Saturday, January 18, 2014

The Goat, or who is Sylvia? - play reviews, photos, articles,

The play written by Edward Albee, premiered on Broadway at the John Golden Theatre on 10 March 2002 where it ran for 309 performances. A production opened in London in 2004. Albee's sub-title for the play is "(Notes toward a definition of tragedy)". The word tragedy comes from the Greek for "goat song". (Wikipedia)
The play ran from 3 February to 13 March 2004 at Almeida Theatre then transferred to the Apollo Theatre, opened 15 April, closed 7 August 2004. Eddie played Billy.

STAGE REVIEW: Jonathan Pryce in Albee’s ‘The Goat’ (x)

Awards: He won the award for Outstanding Newcomer at the 50th Evening Standard Theatre Awards (2004) for his performance, and the award for Best Newcomer at the Critics' Circle Theatre Awards in 2005.

..His part in Edward Albee’s The Goat, or Who’s Sylvia? in 2004, for example, which featured some same-sex incest. It won him the Outstanding Newcomer award at the 50th Evening Standard Theatre Awards, and – strangely given the subject matter, perhaps – the approval of his parents for his career choice. ‘They were always a bit funny about acting as a career up until that point. They were worried about the longevity and safety of it and kept trying to make me think about producing or directing, or whatever, until I was given that award.’ The clincher, though, was that Kim Cattrall presented it. ‘My parents really enjoyed Sex and the City. So they were, like, “If Kim Cattrall says you’re OK, you’re OK.” It was a moment of validation, so thanks Kim. ( x ) review of the play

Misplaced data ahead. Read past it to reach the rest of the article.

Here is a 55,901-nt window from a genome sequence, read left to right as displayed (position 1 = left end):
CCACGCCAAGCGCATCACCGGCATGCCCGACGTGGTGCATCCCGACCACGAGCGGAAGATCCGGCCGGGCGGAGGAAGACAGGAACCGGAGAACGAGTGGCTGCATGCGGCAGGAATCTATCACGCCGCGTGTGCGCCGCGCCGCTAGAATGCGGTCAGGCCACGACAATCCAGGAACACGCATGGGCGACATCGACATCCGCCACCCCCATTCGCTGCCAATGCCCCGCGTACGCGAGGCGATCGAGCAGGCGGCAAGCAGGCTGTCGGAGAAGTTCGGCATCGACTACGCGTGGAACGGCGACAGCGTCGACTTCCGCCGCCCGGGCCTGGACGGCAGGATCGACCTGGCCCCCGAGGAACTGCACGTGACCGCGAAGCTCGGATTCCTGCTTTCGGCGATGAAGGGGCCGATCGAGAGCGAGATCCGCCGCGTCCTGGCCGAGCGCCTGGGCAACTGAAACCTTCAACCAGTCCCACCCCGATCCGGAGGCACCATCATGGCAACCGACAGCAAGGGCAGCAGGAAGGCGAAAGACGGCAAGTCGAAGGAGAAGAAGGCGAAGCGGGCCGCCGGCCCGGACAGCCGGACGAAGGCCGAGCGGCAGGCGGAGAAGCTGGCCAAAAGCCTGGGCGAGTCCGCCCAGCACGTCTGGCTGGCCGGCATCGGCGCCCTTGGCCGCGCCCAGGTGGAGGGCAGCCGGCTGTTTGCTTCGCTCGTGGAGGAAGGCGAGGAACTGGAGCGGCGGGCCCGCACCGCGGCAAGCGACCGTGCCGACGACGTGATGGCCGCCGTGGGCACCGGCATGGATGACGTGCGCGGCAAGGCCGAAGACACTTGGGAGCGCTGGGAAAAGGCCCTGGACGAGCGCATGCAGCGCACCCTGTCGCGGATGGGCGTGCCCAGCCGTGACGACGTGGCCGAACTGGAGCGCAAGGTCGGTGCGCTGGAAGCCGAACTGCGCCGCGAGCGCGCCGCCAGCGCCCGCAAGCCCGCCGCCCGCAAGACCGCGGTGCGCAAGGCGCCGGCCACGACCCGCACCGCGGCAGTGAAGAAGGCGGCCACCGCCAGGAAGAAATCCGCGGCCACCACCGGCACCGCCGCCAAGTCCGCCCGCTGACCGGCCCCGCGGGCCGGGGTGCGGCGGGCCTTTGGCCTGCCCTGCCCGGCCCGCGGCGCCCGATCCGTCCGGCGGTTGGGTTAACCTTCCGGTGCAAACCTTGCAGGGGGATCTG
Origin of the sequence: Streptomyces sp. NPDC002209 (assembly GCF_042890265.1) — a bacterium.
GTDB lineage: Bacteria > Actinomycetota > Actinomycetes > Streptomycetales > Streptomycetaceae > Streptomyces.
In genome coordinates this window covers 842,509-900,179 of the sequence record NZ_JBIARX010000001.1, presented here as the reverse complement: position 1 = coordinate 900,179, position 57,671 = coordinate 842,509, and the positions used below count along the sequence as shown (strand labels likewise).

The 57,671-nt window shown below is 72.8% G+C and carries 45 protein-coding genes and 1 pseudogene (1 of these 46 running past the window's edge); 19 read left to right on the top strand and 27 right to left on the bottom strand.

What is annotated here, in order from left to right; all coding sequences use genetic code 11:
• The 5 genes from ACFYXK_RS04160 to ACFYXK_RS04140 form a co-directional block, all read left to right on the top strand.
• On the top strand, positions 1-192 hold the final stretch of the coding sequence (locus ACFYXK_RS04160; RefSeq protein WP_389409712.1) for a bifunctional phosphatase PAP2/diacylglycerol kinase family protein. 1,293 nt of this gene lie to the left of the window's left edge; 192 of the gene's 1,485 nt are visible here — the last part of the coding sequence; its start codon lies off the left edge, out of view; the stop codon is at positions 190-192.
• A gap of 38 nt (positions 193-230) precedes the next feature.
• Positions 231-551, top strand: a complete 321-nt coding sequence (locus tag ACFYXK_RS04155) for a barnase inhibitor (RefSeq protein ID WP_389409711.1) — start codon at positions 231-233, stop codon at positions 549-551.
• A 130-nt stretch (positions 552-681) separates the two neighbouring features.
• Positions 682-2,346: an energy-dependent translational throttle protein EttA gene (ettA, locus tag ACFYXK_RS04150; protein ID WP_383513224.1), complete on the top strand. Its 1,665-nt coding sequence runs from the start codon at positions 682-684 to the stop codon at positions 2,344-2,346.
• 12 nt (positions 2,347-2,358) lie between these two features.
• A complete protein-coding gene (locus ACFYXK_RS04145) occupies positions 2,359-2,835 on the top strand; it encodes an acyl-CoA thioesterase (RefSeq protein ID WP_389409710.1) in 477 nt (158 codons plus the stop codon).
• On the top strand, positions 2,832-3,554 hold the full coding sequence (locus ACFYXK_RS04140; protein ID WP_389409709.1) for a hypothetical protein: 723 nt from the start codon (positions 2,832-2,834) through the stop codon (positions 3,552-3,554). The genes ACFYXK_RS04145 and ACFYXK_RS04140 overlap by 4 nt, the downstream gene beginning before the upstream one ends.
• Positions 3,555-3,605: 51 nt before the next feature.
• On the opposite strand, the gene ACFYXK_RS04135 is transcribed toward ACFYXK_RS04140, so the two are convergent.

By Mark Shenton • 4 Feb 2004 • West End (full review)

....In The Goat, Or Who is Sylvia?, the couple in question may play witty, pithy word games with each other like verbal ping-pong, but there's a very real crisis between them. Their apparently secure, comfortable marriage of 22 years is about to be detonated by the revelation that Martin, a prize-winning architect who has just celebrated his 50th birthday, is having an affair.
....It's a play that treads a fine line between its overpowering emotions and the breaking of strong taboos that is wildly and fiercely provocative, yet is also frequently funny and which should ultimately be as moving as it is shocking. It requires a delicate balance (to quote the title of another Albee masterpiece) to be struck between such extremes, and I'm not sure that Anthony Page's production fully reconciles them.
....part of the problem here is that Jonathan Pryce and his real-life wife Kate Fahy (IMDB) don't deliver the same degree of tension or, more surprisingly, intimacy (like the Broadway production). Fahy simply registers (understandable) outrage; Pryce, merely regret at having his secret revealed.
There's more shading in Eddie Redmayne's appealingly confused teenage son, and Matthew Marsh's defensive friend.... 

The Goat or who is Sylvia (Almeida Theatre 2004)
by Michael Billington, Wednesday 4 February 2004 (full review)